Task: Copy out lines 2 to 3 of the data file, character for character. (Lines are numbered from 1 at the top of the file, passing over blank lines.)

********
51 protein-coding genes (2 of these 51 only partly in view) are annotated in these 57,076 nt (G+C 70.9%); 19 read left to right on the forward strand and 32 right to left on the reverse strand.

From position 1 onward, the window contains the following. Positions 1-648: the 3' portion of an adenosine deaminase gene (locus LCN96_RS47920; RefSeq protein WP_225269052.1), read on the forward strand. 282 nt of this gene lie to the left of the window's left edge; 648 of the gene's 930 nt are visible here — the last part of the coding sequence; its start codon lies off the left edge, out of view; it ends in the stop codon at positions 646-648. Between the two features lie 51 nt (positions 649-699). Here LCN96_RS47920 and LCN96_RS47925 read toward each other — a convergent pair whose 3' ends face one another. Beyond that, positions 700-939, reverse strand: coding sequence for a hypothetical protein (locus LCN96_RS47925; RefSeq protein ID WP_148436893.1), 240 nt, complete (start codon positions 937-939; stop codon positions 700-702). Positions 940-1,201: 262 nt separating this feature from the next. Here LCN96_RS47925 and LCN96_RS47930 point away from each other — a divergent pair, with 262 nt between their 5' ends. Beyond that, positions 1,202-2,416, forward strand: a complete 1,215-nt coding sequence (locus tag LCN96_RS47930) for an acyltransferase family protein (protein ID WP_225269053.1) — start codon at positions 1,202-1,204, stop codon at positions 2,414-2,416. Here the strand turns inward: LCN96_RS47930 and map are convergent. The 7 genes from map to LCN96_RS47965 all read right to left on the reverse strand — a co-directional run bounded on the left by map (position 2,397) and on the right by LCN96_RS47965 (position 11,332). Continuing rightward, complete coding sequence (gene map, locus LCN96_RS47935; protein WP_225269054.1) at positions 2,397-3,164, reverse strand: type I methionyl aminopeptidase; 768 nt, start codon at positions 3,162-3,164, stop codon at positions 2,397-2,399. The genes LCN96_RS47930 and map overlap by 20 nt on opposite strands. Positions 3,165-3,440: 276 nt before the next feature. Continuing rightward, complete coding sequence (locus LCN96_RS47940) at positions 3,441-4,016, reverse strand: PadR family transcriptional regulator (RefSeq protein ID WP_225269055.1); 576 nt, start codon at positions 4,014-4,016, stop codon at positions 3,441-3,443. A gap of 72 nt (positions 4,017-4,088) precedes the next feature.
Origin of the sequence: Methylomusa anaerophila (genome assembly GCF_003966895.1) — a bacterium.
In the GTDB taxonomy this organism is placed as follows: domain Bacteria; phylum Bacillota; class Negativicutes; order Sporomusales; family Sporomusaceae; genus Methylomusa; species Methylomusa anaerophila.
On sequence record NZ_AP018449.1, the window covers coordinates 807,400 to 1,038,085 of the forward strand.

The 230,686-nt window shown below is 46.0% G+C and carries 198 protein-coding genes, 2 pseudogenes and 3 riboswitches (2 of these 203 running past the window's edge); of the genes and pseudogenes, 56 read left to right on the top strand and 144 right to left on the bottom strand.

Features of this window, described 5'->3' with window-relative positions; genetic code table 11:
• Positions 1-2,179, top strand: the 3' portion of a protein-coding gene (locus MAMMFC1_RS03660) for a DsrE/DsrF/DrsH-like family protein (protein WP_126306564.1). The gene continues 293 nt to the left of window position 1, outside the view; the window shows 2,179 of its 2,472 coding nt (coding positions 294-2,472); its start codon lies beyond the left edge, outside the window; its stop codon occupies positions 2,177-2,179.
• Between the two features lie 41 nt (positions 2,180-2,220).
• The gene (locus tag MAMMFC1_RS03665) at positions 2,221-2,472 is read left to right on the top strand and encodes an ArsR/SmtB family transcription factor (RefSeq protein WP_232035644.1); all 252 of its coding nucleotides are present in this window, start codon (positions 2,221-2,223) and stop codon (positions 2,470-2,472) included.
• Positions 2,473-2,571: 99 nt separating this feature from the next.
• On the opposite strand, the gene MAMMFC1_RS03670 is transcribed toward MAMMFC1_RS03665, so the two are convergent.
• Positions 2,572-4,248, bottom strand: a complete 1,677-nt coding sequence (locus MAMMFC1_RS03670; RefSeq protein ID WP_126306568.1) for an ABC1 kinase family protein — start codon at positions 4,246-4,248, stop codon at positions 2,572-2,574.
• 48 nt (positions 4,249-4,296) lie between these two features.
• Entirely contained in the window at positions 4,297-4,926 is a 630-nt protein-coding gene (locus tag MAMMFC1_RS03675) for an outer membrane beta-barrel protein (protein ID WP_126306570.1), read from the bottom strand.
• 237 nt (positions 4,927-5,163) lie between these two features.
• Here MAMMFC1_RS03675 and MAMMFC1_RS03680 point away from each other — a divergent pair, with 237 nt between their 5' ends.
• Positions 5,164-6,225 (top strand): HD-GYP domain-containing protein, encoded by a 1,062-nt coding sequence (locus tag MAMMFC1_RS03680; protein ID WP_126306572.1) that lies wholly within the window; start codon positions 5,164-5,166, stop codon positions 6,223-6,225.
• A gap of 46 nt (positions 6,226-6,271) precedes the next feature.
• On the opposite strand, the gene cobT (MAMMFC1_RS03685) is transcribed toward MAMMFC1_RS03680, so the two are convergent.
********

From position 1 onward, the window contains the following. Positions 1-648: the 3' portion of an adenosine deaminase gene (locus LCN96_RS47920; RefSeq protein WP_225269052.1), read on the forward strand. 282 nt of this gene lie to the left of the window's left edge; 648 of the gene's 930 nt are visible here — the last part of the coding sequence; its start codon lies off the left edge, out of view; it ends in the stop codon at positions 646-648. Between the two features lie 51 nt (positions 649-699). Here LCN96_RS47920 and LCN96_RS47925 read toward each other — a convergent pair whose 3' ends face one another. Beyond that, positions 700-939, reverse strand: coding sequence for a hypothetical protein (locus LCN96_RS47925; RefSeq protein ID WP_148436893.1), 240 nt, complete (start codon positions 937-939; stop codon positions 700-702). Positions 940-1,201: 262 nt separating this feature from the next. Here LCN96_RS47925 and LCN96_RS47930 point away from each other — a divergent pair, with 262 nt between their 5' ends. Beyond that, positions 1,202-2,416, forward strand: a complete 1,215-nt coding sequence (locus tag LCN96_RS47930) for an acyltransferase family protein (protein ID WP_225269053.1) — start codon at positions 1,202-1,204, stop codon at positions 2,414-2,416. Here the strand turns inward: LCN96_RS47930 and map are convergent. The 7 genes from map to LCN96_RS47965 all read right to left on the reverse strand — a co-directional run bounded on the left by map (position 2,397) and on the right by LCN96_RS47965 (position 11,332). Continuing rightward, complete coding sequence (gene map, locus LCN96_RS47935; protein WP_225269054.1) at positions 2,397-3,164, reverse strand: type I methionyl aminopeptidase; 768 nt, start codon at positions 3,162-3,164, stop codon at positions 2,397-2,399. The genes LCN96_RS47930 and map overlap by 20 nt on opposite strands. Positions 3,165-3,440: 276 nt before the next feature. Continuing rightward, complete coding sequence (locus LCN96_RS47940) at positions 3,441-4,016, reverse strand: PadR family transcriptional regulator (RefSeq protein ID WP_225269055.1); 576 nt, start codon at positions 4,014-4,016, stop codon at positions 3,441-3,443. A gap of 72 nt (positions 4,017-4,088) precedes the next feature.
Origin of the sequence: Methylomusa anaerophila (genome assembly GCF_003966895.1) — a bacterium.